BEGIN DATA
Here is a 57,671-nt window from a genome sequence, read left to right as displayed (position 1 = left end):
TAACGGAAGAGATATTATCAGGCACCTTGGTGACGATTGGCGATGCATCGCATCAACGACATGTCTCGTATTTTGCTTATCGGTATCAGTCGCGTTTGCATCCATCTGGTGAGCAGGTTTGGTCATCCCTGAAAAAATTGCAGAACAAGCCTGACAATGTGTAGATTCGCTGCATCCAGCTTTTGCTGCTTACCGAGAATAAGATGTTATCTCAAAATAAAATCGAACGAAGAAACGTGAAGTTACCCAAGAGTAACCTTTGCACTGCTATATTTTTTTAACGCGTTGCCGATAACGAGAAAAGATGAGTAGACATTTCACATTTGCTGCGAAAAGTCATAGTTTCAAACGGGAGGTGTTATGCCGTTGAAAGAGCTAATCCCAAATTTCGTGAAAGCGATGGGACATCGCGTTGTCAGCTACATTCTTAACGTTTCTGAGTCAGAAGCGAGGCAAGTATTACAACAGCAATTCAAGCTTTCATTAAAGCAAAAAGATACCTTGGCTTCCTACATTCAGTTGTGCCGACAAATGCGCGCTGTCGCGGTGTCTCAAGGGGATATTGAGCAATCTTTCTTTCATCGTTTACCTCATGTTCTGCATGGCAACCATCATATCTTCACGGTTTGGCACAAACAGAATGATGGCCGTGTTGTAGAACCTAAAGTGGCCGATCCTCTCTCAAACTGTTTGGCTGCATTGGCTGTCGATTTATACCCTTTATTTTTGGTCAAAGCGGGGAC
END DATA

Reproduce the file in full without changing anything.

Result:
Here is a 57,671-nt window from a genome sequence, read left to right as displayed (position 1 = left end):
TAACGGAAGAGATATTATCAGGCACCTTGGTGACGATTGGCGATGCATCGCATCAACGACATGTCTCGTATTTTGCTTATCGGTATCAGTCGCGTTTGCATCCATCTGGTGAGCAGGTTTGGTCATCCCTGAAAAAATTGCAGAACAAGCCTGACAATGTGTAGATTCGCTGCATCCAGCTTTTGCTGCTTACCGAGAATAAGATGTTATCTCAAAATAAAATCGAACGAAGAAACGTGAAGTTACCCAAGAGTAACCTTTGCACTGCTATATTTTTTTAACGCGTTGCCGATAACGAGAAAAGATGAGTAGACATTTCACATTTGCTGCGAAAAGTCATAGTTTCAAACGGGAGGTGTTATGCCGTTGAAAGAGCTAATCCCAAATTTCGTGAAAGCGATGGGACATCGCGTTGTCAGCTACATTCTTAACGTTTCTGAGTCAGAAGCGAGGCAAGTATTACAACAGCAATTCAAGCTTTCATTAAAGCAAAAAGATACCTTGGCTTCCTACATTCAGTTGTGCCGACAAATGCGCGCTGTCGCGGTGTCTCAAGGGGATATTGAGCAATCTTTCTTTCATCGTTTACCTCATGTTCTGCATGGCAACCATCATATCTTCACGGTTTGGCACAAACAGAATGATGGCCGTGTTGTAGAACCTAAAGTGGCCGATCCTCTCTCAAACTGTTTGGCTGCATTGGCTGTCGATTTATACCCTTTATTTTTGGTCAAAGCGGGGAC